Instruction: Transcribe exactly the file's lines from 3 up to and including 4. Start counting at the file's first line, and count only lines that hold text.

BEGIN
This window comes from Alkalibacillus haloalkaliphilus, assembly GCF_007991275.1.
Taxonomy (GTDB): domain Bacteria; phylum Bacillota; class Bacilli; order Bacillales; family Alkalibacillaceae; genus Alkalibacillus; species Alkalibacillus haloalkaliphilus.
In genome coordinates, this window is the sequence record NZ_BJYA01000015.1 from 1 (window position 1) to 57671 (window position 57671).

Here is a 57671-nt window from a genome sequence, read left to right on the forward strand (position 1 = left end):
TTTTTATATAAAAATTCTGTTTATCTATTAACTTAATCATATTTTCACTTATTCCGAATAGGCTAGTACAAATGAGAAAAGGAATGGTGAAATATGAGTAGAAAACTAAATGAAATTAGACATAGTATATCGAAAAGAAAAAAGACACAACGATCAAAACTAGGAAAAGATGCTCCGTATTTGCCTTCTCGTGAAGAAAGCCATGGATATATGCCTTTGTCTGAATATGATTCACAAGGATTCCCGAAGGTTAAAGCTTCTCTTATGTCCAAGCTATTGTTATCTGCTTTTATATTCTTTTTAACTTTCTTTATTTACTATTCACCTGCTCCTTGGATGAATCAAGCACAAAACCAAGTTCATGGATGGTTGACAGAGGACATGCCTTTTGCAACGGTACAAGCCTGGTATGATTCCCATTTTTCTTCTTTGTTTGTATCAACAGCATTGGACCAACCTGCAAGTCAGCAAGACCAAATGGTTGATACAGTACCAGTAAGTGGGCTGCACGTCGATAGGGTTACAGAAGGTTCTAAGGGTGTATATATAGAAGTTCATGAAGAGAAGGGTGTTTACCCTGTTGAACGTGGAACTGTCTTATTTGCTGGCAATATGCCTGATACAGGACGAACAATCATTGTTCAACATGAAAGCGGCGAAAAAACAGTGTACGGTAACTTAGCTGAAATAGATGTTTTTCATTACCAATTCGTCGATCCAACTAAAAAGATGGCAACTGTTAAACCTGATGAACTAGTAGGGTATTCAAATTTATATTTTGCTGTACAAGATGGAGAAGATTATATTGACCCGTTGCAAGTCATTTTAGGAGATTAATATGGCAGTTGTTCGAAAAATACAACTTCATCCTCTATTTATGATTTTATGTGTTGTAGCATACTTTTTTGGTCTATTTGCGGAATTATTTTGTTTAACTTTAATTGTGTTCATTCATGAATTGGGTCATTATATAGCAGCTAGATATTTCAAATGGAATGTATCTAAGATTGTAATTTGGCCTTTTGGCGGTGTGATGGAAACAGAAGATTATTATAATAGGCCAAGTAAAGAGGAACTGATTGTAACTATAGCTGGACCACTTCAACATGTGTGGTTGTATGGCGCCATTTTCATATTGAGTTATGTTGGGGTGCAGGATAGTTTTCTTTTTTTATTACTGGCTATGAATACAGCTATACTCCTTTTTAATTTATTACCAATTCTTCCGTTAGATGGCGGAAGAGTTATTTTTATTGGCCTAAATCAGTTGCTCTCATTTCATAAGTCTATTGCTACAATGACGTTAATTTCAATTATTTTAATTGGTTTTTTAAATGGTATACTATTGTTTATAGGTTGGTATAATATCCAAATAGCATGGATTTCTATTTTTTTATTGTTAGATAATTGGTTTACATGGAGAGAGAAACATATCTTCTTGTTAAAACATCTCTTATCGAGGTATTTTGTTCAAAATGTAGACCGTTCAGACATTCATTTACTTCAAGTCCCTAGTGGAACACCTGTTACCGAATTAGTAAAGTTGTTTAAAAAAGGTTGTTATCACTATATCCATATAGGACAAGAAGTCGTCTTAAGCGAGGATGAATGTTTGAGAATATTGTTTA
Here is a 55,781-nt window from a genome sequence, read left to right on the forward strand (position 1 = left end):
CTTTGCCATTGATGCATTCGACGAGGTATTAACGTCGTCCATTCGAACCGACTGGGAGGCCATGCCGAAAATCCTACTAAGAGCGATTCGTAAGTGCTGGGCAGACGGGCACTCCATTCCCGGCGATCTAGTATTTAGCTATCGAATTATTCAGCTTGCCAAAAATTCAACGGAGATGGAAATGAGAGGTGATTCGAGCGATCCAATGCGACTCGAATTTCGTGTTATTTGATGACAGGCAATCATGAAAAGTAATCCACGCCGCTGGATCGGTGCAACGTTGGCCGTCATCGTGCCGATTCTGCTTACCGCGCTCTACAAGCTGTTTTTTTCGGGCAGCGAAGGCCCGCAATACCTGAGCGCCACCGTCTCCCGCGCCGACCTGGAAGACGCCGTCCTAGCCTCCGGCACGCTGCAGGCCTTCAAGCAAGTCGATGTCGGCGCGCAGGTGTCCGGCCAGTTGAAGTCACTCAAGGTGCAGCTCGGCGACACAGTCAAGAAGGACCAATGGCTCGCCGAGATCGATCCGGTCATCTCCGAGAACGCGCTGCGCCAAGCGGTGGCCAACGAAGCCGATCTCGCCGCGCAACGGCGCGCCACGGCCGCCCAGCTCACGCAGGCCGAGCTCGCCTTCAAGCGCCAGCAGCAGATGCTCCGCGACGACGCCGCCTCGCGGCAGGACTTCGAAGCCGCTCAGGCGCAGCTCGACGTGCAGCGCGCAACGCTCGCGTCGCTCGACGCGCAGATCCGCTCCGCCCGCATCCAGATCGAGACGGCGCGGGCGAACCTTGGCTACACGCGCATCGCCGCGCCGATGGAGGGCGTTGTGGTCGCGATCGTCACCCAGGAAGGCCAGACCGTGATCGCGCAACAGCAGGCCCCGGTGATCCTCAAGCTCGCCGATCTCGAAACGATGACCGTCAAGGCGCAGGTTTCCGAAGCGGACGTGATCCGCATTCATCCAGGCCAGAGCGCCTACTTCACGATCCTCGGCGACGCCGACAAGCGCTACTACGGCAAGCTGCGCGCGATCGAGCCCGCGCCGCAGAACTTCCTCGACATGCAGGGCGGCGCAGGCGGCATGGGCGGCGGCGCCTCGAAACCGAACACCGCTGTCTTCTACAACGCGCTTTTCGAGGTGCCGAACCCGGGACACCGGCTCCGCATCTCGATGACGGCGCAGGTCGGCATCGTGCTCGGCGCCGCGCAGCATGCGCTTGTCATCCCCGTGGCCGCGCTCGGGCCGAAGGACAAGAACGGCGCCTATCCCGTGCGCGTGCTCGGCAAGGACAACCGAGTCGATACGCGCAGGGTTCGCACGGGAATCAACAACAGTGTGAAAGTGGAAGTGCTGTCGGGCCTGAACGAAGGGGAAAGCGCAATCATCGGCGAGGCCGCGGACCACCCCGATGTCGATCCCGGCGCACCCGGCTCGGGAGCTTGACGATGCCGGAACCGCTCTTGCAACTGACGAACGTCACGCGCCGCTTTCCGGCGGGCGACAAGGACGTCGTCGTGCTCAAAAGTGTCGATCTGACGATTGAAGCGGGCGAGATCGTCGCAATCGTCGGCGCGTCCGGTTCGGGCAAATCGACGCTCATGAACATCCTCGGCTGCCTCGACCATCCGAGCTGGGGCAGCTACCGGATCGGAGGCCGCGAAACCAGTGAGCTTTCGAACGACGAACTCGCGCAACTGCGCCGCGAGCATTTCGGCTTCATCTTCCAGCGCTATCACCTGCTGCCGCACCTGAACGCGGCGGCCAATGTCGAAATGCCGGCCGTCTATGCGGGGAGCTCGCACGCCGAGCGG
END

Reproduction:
In genome coordinates, this window is the sequence record NZ_BJYA01000015.1 from 1 (window position 1) to 57671 (window position 57671).

Here is a 57671-nt window from a genome sequence, read left to right on the forward strand (position 1 = left end):